Travis ran to rescue Emily from a cockroach in the bathroom.  He swatted it with a flip flop and then grabbed a piece of toilet paper to pick up the dead roach.  Emily begins to scream, but is too frightened to talk.  As he tries to figure out what is wrong now, he sees that one of those GIANT spiders had crawled into the roll of toilet paper and is now hanging on to the piece he has just torn off.  THE PIECE IN HIS HAND.

Our sweet baby sleeping naked under his
After that, we all go around the house searching for more spiders and cockroaches.  (We have given up on the geckos whose numbers have now reached about 20.)  We find one of the giant spider's egg sacks in our bedroom.  Travis and Joshua carefully devise a plan on how to get it without releasing the millions of babies into our bedroom where Luke is already asleep under his mosquito net.  They ended up capturing egg sack in an empty plastic coke bottle and then taking it outside before smashing and spraying it with the insect spray.

I sent a quick "Please pray for us that nothing comes out and crawls on us especially the baby while we are sleeping and that we can all actually get some sleep" message to some of our family.  My mom is in shock that I'm casually joking about our adventure so far beings that I cried not to go camping at my dad's camp my entire childhood and teenage years because of the possibility of spiders.  (Even as a married adult, I HATED going to the camp because of the spiders.)  My reply was that God can and does perform miracles of all kinds!  I prayed that He would work a miracle on Emily right at that moment.  She is definitely her mother's daughter!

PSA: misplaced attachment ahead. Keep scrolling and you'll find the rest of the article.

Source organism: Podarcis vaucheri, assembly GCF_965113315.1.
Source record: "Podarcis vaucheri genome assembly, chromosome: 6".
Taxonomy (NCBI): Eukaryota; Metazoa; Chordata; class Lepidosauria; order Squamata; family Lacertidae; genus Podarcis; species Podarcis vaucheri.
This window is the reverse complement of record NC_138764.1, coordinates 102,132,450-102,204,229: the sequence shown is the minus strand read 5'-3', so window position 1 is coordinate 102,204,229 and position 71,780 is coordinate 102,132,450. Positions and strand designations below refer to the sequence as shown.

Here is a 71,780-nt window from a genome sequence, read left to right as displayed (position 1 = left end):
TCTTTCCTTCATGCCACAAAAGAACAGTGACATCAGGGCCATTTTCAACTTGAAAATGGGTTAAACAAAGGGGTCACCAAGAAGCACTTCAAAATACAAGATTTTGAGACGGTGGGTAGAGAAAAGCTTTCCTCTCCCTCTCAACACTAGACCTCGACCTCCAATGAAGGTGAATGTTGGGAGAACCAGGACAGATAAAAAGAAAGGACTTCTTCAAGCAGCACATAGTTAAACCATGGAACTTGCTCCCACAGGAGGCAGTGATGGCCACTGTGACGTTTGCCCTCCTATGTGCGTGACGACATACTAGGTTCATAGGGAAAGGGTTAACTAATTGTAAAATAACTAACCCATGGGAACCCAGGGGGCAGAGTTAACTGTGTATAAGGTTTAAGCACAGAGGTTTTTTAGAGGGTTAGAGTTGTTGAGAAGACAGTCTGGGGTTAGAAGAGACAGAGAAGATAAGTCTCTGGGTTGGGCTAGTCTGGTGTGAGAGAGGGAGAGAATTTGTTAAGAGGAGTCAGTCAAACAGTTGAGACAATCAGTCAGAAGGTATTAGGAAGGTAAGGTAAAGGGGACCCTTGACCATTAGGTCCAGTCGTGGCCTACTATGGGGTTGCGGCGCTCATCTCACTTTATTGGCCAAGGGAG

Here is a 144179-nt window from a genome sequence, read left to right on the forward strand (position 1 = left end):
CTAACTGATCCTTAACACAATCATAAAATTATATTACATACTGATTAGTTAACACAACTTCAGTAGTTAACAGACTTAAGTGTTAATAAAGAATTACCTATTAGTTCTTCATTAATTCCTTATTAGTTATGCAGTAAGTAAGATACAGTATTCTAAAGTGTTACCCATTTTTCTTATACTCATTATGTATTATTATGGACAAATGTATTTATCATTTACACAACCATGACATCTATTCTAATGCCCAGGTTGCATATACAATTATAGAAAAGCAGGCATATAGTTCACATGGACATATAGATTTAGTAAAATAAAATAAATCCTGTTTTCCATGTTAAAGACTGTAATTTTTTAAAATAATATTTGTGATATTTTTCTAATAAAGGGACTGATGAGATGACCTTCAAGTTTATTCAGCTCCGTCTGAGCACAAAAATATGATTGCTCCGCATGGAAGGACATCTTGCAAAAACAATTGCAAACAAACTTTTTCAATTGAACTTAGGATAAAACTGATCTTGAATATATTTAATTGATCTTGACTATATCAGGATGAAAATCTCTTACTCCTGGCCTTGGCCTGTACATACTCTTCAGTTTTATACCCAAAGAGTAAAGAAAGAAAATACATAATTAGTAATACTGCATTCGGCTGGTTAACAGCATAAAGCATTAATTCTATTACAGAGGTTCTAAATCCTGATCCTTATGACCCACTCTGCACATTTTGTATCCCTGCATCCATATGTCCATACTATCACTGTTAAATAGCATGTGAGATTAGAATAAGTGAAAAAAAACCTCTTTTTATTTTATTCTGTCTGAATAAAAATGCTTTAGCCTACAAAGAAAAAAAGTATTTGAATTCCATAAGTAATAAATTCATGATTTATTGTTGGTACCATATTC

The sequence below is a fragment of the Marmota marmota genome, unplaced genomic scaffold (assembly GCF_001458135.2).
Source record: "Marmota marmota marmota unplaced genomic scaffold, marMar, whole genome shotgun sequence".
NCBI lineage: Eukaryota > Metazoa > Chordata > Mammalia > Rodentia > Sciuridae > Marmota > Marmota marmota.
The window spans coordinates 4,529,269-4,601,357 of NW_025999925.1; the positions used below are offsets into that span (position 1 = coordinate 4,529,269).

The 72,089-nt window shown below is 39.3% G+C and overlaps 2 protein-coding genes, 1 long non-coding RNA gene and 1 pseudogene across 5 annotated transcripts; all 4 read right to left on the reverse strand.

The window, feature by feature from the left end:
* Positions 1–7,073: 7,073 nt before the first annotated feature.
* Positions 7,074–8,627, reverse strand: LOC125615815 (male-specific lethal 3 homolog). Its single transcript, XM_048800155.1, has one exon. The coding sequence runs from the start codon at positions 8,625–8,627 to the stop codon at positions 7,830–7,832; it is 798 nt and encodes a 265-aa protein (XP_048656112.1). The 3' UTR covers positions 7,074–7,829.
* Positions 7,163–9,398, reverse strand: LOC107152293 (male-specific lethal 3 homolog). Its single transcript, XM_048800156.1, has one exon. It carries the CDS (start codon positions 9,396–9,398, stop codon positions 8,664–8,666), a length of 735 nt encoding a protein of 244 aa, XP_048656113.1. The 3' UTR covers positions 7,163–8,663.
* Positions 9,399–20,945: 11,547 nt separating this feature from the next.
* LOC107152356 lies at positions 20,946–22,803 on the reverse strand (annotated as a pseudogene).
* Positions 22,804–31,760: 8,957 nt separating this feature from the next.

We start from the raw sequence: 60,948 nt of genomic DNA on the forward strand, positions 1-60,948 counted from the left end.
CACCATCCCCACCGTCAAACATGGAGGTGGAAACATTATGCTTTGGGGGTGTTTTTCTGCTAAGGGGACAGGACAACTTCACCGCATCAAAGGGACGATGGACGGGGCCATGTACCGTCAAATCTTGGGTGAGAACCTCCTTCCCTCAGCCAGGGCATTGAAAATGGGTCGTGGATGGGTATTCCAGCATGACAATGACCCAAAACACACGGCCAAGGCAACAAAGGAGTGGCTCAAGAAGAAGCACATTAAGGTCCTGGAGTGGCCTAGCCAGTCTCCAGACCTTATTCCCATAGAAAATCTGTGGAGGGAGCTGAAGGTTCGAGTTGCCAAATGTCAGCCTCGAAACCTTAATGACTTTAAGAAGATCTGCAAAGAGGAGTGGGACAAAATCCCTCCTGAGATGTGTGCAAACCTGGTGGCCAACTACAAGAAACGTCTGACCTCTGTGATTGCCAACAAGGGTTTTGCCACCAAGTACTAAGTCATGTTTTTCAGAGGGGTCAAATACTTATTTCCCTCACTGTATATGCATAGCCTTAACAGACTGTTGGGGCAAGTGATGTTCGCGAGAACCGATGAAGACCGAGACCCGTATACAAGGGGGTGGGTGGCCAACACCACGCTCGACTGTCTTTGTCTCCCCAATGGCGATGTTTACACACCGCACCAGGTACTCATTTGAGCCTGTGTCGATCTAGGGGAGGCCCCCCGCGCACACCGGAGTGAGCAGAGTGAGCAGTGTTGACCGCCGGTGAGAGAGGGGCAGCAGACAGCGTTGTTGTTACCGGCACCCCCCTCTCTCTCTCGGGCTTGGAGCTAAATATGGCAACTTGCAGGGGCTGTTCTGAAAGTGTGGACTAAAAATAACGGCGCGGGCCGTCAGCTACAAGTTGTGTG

Just as all the kids finally get settled down on their mats on the floor of their room, Travis turns on the hall light to find another one of those ginormous spiders and a few cockroaches crawling up and down the wall.  As he goes to smash one, the rest scatter.  One runs straight to the kids room  and straight to Emily's bed!  She had positioned her mat in the middle of the room so that anything that crawled out of the walls would get the others first.  Well, this roach maneuvered around Isaac and Joshua and headed straight for her.  (I have promised her that I would not post what she did, but use your imagination!)